1. #1
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    Default Budget Ladder Truck Question

    Don't laugh quite yet..... I am trying to determine if this idea is preposterous or realistic, and I could argue it either way. I want to bounce it off of a few other people and see if anyone has considered or tried to do this, or if not, why not, etc etc etc...

    We are not a large department, and we do not have the budget for a ladder truck, but we are quickly getting to the point that we will need one based on construction trends in our district. The closest mutual aid ladder is about fifteen miles away at an unmanned station (about 25 minutes response time from being paged to on-scene).

    So... some of us were talking, and the idea of a utility/cable company aerial bucket truck came up (keep holding your laughter - at least for now. ). The thought was that obviously you're not going to do any suppression from it, you can't plumb it and it is probably not rated for the sideways-pressure stresses of spraying a high pressure hose line from it. You can't use it for assisted rescue, as it is probably not rated to hold more than one person.

    But... maybe we CAN use it to ventilate. Our climate is very cold and snowy, and running a chainsaw or K12 off the side of the bucket is maybe safer than off an icy roof ladder. Certainly you are safer from roof collapse risks. We could even potentially use it to insert personnel above ground level. Maybe even - reaching here - manipulate it empty to allow able-bodied trapped occupants to climb aboard and escape.

    As I write all this out, I am more and more thinking this is not an good solution, and probably not recommended. The truck would have to be awfully close to the structure to reach over, as they are designed to go UP and not so much OVER. Still, the curiousity is getting the better of me. If anyone else has considered this, are there any other benefits or uses I am missing, or other glaring reasons not to do this? Or better yet, does anyone know of a department that actually tried this, and how did it work out?

    OK, commence laughing now, I understand completely. Maybe we can buy a 1985 aerial on eBay for $5,000.

    Stay safe.

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    Just remember you get what you pay for. Spend the money on some good ground ladders or if you get a used truck make sure the ladder is cert. Also review NFPA specs and train, train, and train some more.

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    Talking try this on for size

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    The Gibraltar Fire Brigade, (based on that litle bit of England at the bottom of Spain), runs a small ladder truck on a Mercedes cab & chassis, which does'nt look too big and may possibly be what you are looking for. A photo can be found at: http://www.gibraltar.gov.gi/gov_dept...pps%202004.jpg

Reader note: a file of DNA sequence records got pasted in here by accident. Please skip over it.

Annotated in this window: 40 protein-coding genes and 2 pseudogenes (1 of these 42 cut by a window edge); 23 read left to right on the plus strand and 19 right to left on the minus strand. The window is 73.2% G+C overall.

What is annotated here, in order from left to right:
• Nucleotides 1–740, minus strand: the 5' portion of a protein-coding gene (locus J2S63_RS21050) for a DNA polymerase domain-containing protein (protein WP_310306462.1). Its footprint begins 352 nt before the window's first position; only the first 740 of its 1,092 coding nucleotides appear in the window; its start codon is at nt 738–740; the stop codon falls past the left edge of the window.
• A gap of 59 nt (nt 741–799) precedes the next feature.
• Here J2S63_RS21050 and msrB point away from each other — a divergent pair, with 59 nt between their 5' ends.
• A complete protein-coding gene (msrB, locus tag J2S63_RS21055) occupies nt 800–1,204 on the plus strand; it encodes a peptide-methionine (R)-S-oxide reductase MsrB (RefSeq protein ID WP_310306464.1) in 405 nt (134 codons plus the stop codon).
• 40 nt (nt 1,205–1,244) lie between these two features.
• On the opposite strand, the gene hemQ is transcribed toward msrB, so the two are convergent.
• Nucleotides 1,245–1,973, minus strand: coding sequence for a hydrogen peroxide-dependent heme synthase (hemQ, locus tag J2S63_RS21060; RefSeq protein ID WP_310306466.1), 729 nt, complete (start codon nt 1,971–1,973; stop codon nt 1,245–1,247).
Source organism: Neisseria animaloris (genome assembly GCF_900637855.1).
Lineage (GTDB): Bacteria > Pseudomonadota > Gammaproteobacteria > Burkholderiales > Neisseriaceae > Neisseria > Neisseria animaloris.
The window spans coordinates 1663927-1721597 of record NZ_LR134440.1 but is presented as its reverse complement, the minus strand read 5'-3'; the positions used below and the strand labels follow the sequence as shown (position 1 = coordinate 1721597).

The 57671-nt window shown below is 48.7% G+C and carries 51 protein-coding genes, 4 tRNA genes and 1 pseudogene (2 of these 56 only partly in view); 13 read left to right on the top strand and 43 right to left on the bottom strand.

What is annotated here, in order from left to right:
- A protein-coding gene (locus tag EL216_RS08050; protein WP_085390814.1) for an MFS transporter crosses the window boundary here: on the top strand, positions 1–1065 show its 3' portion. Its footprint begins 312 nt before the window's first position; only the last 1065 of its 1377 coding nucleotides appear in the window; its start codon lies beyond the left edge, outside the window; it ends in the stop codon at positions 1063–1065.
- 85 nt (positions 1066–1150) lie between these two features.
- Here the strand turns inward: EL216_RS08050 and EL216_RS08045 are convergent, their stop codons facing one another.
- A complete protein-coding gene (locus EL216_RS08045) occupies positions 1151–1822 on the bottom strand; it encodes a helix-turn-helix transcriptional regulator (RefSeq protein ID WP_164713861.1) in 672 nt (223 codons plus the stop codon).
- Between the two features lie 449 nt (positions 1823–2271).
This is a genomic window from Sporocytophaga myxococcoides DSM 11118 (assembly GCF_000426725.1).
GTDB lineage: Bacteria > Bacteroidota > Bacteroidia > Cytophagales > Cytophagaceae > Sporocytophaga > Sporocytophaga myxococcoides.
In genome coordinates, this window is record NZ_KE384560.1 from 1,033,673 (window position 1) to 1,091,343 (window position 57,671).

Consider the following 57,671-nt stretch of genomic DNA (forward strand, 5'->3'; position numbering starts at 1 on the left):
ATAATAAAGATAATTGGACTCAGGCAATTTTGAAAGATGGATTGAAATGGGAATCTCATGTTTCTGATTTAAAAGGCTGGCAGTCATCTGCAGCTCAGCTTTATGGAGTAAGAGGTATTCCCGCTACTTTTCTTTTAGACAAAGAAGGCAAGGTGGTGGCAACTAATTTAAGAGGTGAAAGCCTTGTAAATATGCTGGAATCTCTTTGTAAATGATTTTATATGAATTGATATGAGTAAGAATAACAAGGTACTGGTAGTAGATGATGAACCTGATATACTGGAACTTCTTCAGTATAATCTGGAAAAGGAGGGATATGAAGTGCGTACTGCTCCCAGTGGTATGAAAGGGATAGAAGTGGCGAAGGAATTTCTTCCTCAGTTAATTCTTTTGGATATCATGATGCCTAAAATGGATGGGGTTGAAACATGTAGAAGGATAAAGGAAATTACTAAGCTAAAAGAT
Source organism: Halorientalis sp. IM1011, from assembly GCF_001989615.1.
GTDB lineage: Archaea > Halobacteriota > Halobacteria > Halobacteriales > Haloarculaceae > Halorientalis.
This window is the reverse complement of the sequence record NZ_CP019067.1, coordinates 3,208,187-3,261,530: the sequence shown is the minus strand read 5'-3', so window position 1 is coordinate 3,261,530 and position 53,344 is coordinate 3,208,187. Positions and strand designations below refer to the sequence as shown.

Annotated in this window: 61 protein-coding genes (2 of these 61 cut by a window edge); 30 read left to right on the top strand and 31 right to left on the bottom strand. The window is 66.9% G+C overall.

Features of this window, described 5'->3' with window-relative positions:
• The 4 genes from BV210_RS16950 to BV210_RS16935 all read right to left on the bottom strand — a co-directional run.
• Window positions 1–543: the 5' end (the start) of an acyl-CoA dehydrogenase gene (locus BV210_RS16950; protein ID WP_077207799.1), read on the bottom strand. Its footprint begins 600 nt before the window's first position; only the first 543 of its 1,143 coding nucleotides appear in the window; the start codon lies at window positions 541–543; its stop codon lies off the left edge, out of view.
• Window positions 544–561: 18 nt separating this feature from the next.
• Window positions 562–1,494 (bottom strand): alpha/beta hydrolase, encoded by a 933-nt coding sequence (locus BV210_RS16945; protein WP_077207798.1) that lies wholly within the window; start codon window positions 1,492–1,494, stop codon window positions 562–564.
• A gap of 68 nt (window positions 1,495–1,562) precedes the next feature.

(The photo was too big to post on here)

    Hope it helps.
    United Kingdom branch, IACOJ.

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    A local department has a utility truck that was purchased? from a local company it is a 50' telesquirt that was used for powerlines etc. I dont know the whole story but I think that is is prepiped, probably not from the utility company. Other people from around toledo might be able to help you more.
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    Two answers:

    First: my commendation on thinking outside of the box. The larger electric utility trucks around here are Internationals with tandem axle and two person buckets. Some can hit 75' high. I don't know about weight ratings when at the different angles, but they all have outriggers on them and probably can go out to the sides without much problem. The only drawback I can think of is since it won't be pumping any water, when would it respond and how close would it be able to get to the burning structure? Normally Rural/Suburban areas have too many houses that sit back from the road and have limited driveway access. Also, the bucket is designed to be parked UNDER what you're working on, which is why it's 3.5'-4' deep. It's meant to keep people in, not let people work on something below the bucket. You'd be hard pressed to be able to get a saw on a roof from one of those buckets.

    Second: Because of placement, many times aerial are useless anyway, whether it was poor parking, or just building contruction. I used to run with a truck company up north in an area with older sections of tight alleys and streets. Add in the old trees around the houses, and the stick was unusable most of the time. Many times we had to throw ground ladders onto snow and ice covered roofs, but that's where training comes in. Train & know your equipment in good weather, and you'll be proficient at it in bad weather too. Roof ladders were made for using in such conditions. Have the roof crew wear ladder belts and clip them to the roof ladder. Use two roof ladders for added stability. Cut a 2' wide trench the whole length of the roof next to the roof ladder rather than a 4x4 if you can't safely make the far cut 4' from the ladder. Or make the far cut then reposition the roof ladder. Training overcomes equipment shortfalls every time.

    So regardless of what aerial device you buy, your problem really won't be solved. Some fires will be made easier, and I think everyone should have an aerial device of some sorts, but it's not a catch-all, and it's the FFs that make it work or not work.